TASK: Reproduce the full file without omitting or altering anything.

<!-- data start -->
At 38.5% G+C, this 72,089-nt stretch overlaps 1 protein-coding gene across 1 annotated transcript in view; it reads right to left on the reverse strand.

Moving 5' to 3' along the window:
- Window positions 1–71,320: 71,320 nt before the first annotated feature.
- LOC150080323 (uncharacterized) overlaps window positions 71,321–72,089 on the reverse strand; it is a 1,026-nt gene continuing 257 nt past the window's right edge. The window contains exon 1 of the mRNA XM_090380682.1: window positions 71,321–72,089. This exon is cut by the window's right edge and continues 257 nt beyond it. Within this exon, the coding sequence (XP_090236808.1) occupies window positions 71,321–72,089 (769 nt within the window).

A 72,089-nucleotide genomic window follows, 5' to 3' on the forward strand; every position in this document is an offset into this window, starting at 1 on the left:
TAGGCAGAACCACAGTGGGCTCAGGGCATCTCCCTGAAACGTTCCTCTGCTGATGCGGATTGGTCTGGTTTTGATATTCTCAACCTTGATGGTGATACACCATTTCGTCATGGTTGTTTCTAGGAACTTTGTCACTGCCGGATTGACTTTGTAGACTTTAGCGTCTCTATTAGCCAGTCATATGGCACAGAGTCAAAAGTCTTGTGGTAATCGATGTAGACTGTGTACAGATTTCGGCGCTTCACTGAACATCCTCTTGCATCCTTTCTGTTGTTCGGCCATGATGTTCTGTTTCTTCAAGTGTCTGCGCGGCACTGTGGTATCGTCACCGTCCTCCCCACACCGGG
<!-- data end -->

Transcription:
At 38.5% G+C, this 72,089-nt stretch overlaps 1 protein-coding gene across 1 annotated transcript in view; it reads right to left on the reverse strand.

Moving 5' to 3' along the window:
- Window positions 1–71,320: 71,320 nt before the first annotated feature.
- LOC150080323 (uncharacterized) overlaps window positions 71,321–72,089 on the reverse strand; it is a 1,026-nt gene continuing 257 nt past the window's right edge. The window contains exon 1 of the mRNA XM_090380682.1: window positions 71,321–72,089. This exon is cut by the window's right edge and continues 257 nt beyond it. Within this exon, the coding sequence (XP_090236808.1) occupies window positions 71,321–72,089 (769 nt within the window).

A 72,089-nucleotide genomic window follows, 5' to 3' on the forward strand; every position in this document is an offset into this window, starting at 1 on the left:
TAGGCAGAACCACAGTGGGCTCAGGGCATCTCCCTGAAACGTTCCTCTGCTGATGCGGATTGGTCTGGTTTTGATATTCTCAACCTTGATGGTGATACACCATTTCGTCATGGTTGTTTCTAGGAACTTTGTCACTGCCGGATTGACTTTGTAGACTTTAGCGTCTCTATTAGCCAGTCATATGGCACAGAGTCAAAAGTCTTGTGGTAATCGATGTAGACTGTGTACAGATTTCGGCGCTTCACTGAACATCCTCTTGCATCCTTTCTGTTGTTCGGCCATGATGTTCTGTTTCTTCAAGTGTCTGCGCGGCACTGTGGTATCGTCACCGTCCTCCCCACACCGGG